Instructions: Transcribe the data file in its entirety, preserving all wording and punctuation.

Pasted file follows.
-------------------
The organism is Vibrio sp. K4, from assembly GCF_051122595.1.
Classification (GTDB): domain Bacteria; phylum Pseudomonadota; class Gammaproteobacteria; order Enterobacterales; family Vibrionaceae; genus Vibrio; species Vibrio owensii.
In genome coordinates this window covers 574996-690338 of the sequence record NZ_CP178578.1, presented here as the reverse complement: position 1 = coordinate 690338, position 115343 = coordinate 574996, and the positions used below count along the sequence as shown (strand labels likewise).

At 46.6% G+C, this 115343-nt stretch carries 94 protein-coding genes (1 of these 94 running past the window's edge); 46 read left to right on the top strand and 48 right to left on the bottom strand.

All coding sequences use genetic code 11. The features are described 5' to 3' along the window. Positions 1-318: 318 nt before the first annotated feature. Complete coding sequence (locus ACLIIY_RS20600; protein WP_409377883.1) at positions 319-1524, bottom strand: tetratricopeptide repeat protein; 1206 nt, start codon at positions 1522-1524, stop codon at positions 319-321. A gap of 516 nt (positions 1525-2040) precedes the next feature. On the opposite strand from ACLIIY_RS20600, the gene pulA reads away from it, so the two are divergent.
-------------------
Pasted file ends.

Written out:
The organism is Vibrio sp. K4, from assembly GCF_051122595.1.
Classification (GTDB): domain Bacteria; phylum Pseudomonadota; class Gammaproteobacteria; order Enterobacterales; family Vibrionaceae; genus Vibrio; species Vibrio owensii.
In genome coordinates this window covers 574996-690338 of the sequence record NZ_CP178578.1, presented here as the reverse complement: position 1 = coordinate 690338, position 115343 = coordinate 574996, and the positions used below count along the sequence as shown (strand labels likewise).

At 46.6% G+C, this 115343-nt stretch carries 94 protein-coding genes (1 of these 94 running past the window's edge); 46 read left to right on the top strand and 48 right to left on the bottom strand.

All coding sequences use genetic code 11. The features are described 5' to 3' along the window. Positions 1-318: 318 nt before the first annotated feature. Complete coding sequence (locus ACLIIY_RS20600; protein WP_409377883.1) at positions 319-1524, bottom strand: tetratricopeptide repeat protein; 1206 nt, start codon at positions 1522-1524, stop codon at positions 319-321. A gap of 516 nt (positions 1525-2040) precedes the next feature. On the opposite strand from ACLIIY_RS20600, the gene pulA reads away from it, so the two are divergent.